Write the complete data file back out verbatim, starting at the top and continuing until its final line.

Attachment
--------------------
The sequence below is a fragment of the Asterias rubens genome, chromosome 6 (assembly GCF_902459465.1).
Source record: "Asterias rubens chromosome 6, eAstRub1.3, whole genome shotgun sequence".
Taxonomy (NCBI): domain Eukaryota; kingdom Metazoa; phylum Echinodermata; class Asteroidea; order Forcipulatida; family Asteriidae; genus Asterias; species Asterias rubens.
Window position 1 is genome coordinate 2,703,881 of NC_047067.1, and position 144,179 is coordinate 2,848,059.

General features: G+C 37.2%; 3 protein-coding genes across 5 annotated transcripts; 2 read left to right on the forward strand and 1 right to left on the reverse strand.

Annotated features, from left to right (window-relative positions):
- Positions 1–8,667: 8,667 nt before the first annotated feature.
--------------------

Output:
The sequence below is a fragment of the Asterias rubens genome, chromosome 6 (assembly GCF_902459465.1).
Source record: "Asterias rubens chromosome 6, eAstRub1.3, whole genome shotgun sequence".
Taxonomy (NCBI): domain Eukaryota; kingdom Metazoa; phylum Echinodermata; class Asteroidea; order Forcipulatida; family Asteriidae; genus Asterias; species Asterias rubens.
Window position 1 is genome coordinate 2,703,881 of NC_047067.1, and position 144,179 is coordinate 2,848,059.

General features: G+C 37.2%; 3 protein-coding genes across 5 annotated transcripts; 2 read left to right on the forward strand and 1 right to left on the reverse strand.

Annotated features, from left to right (window-relative positions):
- Positions 1–8,667: 8,667 nt before the first annotated feature.